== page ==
John Maxwell, an American author, speaker and pastor, says you should work on your strengths to be successful, not your weaknesses. He says, “Focusing on weaknesses instead of strengths is like having a handful of coins — a few made of pure gold and the rest of tarnished copper — and setting aside the gold coins to spend all your time cleaning and shining the copper ones in the hopes of making them look more valuable. No matter how long you spend on them, they will never be worth what the gold ones are. Go with your greatest assets; don’t waste your time.”
If you work on your weaknesses, your strengths will be left wanting while you attempt to be better at something you may never improve at doing. John Wooden, legendary UCLA men’s basketball coach, would mark the court where his players made their best shots at practices. He then designed plays so players would get the ball at the places they were best at shooting from.
If you are in sales, find out why people like your product, service or company and sell those best products or practices to them. Find out what method of selling works best for you and practice that until you can beat anyone at that skill.
For example, Mike is a terrific inside salesperson. Even when he was fighting cancer, he outsold every salesperson in his company by working the phone and internet from his home office. Brian, on the other hand, likes to meet with people in the comfort of their offices, and he regularly makes and surpasses his company’s sales goals. If you tried to make Brian sell from a phone and computer, he would be lousy at it. People buy from him because he meets them on their turf.
Consequently, if you tried to make Mike sell by visiting clients … well, he wouldn’t do it! Each salesperson knows their strengths and uses them to excel.
Find what you are good at doing and exploit the daylights out of that skill to make your clients happy. If you improve on what you do, major on those strengths. Practice what you are very good at doing and you won’t be able to keep people away. As a result, your customers will make you bigger. Isn’t that simple?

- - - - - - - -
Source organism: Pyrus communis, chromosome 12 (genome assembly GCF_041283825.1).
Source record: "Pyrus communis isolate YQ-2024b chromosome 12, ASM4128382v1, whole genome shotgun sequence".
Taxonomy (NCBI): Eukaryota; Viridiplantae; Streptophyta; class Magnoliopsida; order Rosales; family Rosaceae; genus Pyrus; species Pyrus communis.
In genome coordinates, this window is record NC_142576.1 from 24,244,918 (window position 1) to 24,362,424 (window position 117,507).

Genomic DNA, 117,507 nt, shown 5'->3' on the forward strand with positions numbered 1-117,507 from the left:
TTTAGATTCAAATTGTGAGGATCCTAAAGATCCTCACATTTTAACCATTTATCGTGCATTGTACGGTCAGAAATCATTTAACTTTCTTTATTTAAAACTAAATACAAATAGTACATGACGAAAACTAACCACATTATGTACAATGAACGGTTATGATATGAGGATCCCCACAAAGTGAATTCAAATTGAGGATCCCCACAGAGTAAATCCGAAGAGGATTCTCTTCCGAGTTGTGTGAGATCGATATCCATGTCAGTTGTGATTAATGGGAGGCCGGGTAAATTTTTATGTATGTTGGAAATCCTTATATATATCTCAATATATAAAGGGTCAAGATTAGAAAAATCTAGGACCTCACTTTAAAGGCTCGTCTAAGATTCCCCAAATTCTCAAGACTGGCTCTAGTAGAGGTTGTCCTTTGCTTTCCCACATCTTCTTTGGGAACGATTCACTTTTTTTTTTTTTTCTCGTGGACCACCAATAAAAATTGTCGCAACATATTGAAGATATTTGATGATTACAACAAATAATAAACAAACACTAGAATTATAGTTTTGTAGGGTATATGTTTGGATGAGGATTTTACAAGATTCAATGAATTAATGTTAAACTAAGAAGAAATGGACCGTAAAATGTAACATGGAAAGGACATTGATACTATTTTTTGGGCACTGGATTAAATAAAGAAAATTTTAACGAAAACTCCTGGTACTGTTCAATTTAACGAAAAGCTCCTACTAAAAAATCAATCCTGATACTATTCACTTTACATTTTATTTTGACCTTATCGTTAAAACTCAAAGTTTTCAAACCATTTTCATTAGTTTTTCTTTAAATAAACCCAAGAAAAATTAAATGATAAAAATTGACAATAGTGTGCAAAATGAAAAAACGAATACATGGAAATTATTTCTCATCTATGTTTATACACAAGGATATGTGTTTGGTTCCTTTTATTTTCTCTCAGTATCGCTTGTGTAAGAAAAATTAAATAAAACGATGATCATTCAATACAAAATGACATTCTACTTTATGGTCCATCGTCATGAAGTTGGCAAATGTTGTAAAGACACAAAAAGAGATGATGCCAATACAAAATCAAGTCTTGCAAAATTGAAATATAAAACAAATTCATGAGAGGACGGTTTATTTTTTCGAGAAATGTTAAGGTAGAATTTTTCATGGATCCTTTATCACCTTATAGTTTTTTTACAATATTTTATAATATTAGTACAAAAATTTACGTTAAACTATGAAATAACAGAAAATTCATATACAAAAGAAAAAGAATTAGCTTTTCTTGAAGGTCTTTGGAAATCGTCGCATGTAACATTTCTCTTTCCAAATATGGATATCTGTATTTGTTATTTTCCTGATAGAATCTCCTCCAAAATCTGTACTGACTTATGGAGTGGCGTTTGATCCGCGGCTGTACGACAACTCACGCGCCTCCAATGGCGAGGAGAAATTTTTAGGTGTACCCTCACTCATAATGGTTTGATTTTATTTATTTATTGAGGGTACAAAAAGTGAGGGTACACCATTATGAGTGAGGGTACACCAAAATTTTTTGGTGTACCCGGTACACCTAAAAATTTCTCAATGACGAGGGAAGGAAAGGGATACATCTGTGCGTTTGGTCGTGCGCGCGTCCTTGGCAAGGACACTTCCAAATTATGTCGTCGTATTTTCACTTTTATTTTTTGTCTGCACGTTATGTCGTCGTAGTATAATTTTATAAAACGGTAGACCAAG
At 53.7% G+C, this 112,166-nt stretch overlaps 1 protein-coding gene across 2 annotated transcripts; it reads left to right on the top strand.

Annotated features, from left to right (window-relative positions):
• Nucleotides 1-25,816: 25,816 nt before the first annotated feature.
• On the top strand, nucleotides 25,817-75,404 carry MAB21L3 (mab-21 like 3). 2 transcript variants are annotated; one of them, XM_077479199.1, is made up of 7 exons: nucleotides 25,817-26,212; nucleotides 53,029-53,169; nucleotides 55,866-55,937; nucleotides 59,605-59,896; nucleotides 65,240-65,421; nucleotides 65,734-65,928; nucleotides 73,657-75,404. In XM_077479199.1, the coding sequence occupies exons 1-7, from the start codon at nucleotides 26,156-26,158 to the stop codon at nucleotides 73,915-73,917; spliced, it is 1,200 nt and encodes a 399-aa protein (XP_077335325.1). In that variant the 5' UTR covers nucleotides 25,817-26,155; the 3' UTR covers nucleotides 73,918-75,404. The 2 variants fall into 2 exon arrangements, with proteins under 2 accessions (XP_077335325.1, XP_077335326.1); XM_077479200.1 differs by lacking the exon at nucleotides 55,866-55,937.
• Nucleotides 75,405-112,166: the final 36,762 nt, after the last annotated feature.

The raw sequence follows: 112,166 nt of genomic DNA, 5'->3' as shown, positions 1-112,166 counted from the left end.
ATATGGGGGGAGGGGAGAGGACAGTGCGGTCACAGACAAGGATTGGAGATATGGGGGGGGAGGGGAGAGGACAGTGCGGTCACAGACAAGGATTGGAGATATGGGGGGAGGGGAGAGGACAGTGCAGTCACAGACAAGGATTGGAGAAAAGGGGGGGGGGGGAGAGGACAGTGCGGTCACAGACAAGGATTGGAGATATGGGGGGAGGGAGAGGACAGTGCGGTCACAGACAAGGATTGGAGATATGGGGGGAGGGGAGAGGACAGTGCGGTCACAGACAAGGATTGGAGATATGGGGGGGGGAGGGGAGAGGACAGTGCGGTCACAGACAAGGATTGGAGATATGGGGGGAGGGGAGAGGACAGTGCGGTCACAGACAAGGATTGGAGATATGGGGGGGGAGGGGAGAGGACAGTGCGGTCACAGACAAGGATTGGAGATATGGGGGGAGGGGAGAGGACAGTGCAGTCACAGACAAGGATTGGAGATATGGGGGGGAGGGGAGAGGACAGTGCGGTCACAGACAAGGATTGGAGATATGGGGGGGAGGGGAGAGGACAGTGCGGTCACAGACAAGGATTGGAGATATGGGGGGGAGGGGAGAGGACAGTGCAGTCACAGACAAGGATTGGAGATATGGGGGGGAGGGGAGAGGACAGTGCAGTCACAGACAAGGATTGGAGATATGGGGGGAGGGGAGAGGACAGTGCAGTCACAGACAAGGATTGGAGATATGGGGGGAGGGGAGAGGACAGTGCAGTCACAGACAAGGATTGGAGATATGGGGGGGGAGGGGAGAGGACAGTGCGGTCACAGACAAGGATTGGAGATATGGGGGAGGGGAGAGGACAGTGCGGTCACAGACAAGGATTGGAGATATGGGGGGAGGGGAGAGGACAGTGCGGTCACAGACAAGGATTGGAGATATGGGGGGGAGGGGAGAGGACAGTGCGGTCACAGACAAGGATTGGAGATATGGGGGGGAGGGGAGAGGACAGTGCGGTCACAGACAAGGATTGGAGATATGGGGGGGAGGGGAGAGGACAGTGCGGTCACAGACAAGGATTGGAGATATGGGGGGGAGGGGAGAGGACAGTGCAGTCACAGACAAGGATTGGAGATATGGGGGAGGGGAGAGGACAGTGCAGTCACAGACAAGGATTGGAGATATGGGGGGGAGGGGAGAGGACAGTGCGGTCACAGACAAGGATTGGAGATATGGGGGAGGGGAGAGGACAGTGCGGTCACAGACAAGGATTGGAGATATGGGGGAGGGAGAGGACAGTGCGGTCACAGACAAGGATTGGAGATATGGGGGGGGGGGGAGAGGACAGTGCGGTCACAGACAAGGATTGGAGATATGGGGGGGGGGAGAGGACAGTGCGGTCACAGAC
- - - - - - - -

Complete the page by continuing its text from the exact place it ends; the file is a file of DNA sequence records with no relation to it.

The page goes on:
Focusing on and building your strengths while adding value to people will always give you satisfied clients. That will turn into more sales, more attendees, more participants and, of course, more people who are happy.
Your best prospects are happy, satisfied, loyal and frequent customers and clients. When people are happy and satisfied with your sales, your product, your service and your company, word will travel fast. Get your happy customers to work for you by providing the best experience possible in doing business with you. They will tell others, and you will be the latest trend or movement in your industry or community.
If you exceed people’s needs and expectations, you won’t be able to stop them from telling others about it.
Most people will agree that the best form of advertising is word of mouth. They will also tell you that it is the least expensive form. Your sales, business or association will grow at unbelievable rates as people come on board. Excitement breeds excitement.
If you add value to people’s lives, they will help you get what you want. If you run a trade association, find out what your members like most about membership and help them get more of that for their membership. If you sell propane products or parts, find out what customers want the most from a dealer and then deliver it on time, with a smile and maybe even with some advice on how to improve their lives on a cold winter’s day.
Do you have a plan in place to improve yourself, your service delivery, your sales approach, your care and your company/organization? Why not? Start now on putting one together and in place to get better.
People are attracted to us when we put them first, make their experience special and value them above ourselves. You can start doing this now.
With the next customer, client or job you are on, listen for what the other person wants the most and deliver to them in a way that they will be talking about to everyone they meet. Enjoy meeting needs and adding value like nobody else.